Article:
Growing up (13 – 21 years)
Like other teenagers, teenagers with Down syndrome may become moody and develop different interests and values from their parents.
- Like other teenagers, teenagers with Down syndrome may become moody and develop different interests and values from their parents.
- Puberty occurs at around the same age as other children, sometimes slightly earlier.
- Friendships between children with Down syndrome and other children may alter or stop as they become teenagers.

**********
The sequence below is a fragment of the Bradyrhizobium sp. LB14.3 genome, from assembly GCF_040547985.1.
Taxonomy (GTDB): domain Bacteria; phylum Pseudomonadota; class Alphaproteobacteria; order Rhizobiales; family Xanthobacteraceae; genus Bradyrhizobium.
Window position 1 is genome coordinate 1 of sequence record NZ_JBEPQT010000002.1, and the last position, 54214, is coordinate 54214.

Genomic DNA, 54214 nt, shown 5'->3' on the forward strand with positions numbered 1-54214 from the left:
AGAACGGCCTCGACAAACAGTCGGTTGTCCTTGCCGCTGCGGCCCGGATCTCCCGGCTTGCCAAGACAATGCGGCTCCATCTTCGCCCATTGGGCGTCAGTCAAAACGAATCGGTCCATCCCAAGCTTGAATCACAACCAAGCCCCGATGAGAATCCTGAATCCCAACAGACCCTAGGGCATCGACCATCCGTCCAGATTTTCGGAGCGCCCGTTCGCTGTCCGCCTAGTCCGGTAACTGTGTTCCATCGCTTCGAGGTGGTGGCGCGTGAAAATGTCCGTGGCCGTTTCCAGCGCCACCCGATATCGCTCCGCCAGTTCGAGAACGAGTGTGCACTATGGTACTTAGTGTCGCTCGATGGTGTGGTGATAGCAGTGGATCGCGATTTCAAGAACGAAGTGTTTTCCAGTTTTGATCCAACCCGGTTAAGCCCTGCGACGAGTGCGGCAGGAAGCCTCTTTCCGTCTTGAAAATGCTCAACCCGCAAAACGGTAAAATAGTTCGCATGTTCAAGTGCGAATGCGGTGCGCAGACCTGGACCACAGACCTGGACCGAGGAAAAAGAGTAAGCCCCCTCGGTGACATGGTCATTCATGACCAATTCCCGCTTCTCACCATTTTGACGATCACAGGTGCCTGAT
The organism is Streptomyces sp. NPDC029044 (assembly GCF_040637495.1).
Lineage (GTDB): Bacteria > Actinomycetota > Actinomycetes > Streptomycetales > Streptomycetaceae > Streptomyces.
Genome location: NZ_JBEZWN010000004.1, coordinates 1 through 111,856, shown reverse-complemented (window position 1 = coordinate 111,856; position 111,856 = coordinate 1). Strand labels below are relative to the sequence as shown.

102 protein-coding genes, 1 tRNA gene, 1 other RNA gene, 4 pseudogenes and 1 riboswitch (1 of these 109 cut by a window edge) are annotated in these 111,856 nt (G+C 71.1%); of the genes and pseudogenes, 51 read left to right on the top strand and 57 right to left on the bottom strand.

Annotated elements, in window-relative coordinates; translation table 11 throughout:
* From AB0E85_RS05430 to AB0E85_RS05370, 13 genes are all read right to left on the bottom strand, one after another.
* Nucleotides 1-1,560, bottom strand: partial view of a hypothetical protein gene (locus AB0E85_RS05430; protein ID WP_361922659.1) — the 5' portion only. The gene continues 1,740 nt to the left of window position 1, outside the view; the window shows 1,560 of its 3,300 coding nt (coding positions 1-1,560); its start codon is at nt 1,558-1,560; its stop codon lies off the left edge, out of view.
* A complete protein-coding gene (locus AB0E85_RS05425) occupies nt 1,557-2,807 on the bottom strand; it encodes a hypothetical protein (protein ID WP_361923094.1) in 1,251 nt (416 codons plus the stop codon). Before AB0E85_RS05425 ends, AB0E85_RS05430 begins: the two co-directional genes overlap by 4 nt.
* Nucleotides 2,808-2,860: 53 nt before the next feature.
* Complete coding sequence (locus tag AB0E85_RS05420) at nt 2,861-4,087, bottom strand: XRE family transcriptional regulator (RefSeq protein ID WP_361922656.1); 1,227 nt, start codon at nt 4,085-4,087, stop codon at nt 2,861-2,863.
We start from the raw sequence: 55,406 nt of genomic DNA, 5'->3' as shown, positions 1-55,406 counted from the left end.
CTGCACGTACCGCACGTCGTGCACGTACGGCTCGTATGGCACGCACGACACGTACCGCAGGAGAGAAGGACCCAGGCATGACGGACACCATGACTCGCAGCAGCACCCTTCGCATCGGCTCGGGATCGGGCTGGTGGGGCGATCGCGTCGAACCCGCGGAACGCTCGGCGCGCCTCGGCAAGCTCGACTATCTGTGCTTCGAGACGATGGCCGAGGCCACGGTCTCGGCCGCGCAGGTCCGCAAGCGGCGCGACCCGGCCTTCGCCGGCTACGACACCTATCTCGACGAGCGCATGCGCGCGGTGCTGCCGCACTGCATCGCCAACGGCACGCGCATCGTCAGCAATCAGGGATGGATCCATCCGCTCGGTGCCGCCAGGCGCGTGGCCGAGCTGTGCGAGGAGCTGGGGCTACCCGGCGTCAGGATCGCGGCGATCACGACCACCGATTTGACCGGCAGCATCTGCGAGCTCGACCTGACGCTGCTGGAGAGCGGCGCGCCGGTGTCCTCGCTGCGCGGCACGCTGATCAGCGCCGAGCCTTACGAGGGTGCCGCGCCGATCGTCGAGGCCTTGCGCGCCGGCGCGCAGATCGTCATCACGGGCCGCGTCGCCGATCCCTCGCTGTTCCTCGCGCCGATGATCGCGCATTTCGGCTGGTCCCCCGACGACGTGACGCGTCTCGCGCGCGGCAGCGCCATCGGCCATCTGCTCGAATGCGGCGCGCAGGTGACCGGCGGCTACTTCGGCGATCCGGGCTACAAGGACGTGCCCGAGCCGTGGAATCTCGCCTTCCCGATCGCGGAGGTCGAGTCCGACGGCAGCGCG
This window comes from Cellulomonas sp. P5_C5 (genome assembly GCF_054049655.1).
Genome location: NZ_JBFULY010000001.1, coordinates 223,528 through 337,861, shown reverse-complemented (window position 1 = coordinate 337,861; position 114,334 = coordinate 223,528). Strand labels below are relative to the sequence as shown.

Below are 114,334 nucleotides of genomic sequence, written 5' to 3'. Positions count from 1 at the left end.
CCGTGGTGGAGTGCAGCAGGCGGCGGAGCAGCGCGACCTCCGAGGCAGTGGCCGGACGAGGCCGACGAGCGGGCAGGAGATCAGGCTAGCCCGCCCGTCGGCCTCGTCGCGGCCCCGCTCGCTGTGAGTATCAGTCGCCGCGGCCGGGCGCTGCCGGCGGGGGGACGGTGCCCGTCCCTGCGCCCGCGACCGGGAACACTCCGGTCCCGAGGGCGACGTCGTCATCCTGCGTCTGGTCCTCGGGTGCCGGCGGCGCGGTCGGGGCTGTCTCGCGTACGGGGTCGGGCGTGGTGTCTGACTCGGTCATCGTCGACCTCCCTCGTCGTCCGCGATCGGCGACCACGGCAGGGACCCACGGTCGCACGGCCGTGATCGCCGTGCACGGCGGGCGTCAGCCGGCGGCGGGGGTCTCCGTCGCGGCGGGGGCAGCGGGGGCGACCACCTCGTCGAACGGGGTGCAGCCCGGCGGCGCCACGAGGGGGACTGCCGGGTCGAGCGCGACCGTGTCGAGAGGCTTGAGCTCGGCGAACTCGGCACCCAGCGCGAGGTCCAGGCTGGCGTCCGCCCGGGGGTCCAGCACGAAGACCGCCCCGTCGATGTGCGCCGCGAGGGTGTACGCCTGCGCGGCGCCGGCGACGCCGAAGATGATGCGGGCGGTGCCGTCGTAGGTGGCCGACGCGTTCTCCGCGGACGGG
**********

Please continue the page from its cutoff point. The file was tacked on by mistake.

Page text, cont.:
- Typically developing teenagers may be embarrassed about having a friend or brother or sister with Down syndrome. Usually this resolves in a few years into an accepting relationship.
- During teenage years the need for people with Down syndrome to also have friends with intellectual disabilities becomes important. Local groups like Special Olympics or Down syndrome support groups may be valuable.
- Young people with Down syndrome can usually remain at school until the age of 21, if they wish.
- Education should provide both academic and life skill opportunities to help with the transition to adult life and work.